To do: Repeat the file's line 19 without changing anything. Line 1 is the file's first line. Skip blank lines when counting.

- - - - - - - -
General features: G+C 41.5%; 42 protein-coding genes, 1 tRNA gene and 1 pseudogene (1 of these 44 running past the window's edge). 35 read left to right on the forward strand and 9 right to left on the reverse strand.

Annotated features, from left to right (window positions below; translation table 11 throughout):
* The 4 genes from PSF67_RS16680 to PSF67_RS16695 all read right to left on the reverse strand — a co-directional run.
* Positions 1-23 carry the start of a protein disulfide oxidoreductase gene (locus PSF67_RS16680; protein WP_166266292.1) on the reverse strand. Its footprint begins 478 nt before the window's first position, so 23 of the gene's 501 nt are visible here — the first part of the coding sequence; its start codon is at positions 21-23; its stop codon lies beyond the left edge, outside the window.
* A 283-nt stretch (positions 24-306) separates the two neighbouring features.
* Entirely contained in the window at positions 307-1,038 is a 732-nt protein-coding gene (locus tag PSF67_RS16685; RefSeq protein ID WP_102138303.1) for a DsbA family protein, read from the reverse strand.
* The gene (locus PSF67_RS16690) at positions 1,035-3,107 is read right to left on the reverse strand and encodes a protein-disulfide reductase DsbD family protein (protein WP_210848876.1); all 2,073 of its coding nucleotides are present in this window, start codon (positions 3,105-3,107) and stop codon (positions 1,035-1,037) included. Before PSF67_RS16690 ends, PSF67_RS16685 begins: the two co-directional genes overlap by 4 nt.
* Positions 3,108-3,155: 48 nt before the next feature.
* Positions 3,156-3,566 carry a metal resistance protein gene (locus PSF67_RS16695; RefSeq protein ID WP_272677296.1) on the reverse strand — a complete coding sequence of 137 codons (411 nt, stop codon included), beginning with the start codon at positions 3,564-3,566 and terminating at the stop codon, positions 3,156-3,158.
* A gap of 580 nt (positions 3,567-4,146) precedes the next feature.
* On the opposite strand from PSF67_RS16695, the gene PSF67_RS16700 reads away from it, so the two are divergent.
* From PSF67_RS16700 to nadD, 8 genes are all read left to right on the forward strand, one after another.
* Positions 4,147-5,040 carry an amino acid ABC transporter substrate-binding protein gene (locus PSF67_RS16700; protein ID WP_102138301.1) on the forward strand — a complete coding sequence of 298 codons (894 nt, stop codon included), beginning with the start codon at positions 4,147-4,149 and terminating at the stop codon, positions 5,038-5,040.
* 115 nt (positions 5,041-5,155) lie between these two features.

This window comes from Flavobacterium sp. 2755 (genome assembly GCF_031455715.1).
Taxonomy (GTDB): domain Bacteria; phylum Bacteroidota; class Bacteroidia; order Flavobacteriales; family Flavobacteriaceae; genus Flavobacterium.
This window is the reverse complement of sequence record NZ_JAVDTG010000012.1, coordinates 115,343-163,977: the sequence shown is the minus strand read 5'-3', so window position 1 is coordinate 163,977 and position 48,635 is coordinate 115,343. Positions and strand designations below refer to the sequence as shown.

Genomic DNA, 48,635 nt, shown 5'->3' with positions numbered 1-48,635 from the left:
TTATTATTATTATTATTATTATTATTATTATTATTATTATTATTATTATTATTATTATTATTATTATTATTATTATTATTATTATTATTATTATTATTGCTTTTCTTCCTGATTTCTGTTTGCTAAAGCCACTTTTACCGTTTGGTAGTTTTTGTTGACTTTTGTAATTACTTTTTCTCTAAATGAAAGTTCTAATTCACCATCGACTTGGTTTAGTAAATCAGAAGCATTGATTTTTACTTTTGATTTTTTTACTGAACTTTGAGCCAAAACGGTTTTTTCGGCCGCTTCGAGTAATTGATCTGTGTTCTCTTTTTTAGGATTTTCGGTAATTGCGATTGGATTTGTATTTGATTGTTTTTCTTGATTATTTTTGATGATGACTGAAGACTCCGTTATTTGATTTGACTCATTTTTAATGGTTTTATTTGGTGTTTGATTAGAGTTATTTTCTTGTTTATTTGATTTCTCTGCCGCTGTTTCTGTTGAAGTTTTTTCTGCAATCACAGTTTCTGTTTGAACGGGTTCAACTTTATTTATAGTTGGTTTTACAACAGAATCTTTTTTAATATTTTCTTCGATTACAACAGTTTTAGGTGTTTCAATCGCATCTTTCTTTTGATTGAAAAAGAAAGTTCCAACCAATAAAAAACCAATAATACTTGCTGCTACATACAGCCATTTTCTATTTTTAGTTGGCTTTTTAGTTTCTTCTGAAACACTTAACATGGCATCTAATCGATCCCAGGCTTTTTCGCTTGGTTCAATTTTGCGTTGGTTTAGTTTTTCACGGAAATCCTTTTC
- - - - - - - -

TTATTATTATTATTATTATTATTATTATTATTATTATTATTATTATTATTATTATTATTATTATTATTATTATTATTATTATTATTATTATTATTATTGCTTTTCTTCCTGATTTCTGTTTGCTAAAGCCACTTTTACCGTTTGGTAGTTTTTGTTGACTTTTGTAATTACTTTTTCTCTAAATGAAAGTTCTAATTCACCATCGACTTGGTTTAGTAAATCAGAAGCATTGATTTTTACTTTTGATTTTTTTACTGAACTTTGAGCCAAAACGGTTTTTTCGGCCGCTTCGAGTAATTGATCTGTGTTCTCTTTTTTAGGATTTTCGGTAATTGCGATTGGATTTGTATTTGATTGTTTTTCTTGATTATTTTTGATGATGACTGAAGACTCCGTTATTTGATTTGACTCATTTTTAATGGTTTTATTTGGTGTTTGATTAGAGTTATTTTCTTGTTTATTTGATTTCTCTGCCGCTGTTTCTGTTGAAGTTTTTTCTGCAATCACAGTTTCTGTTTGAACGGGTTCAACTTTATTTATAGTTGGTTTTACAACAGAATCTTTTTTAATATTTTCTTCGATTACAACAGTTTTAGGTGTTTCAATCGCATCTTTCTTTTGATTGAAAAAGAAAGTTCCAACCAATAAAAAACCAATAATACTTGCTGCTACATACAGCCATTTTCTATTTTTAGTTGGCTTTTTAGTTTCTTCTGAAACACTTAACATGGCATCTAATCGATCCCAGGCTTTTTCGCTTGGTTCAATTTTGCGTTGGTTTAGTTTTTCACGGAAATCCTTTTC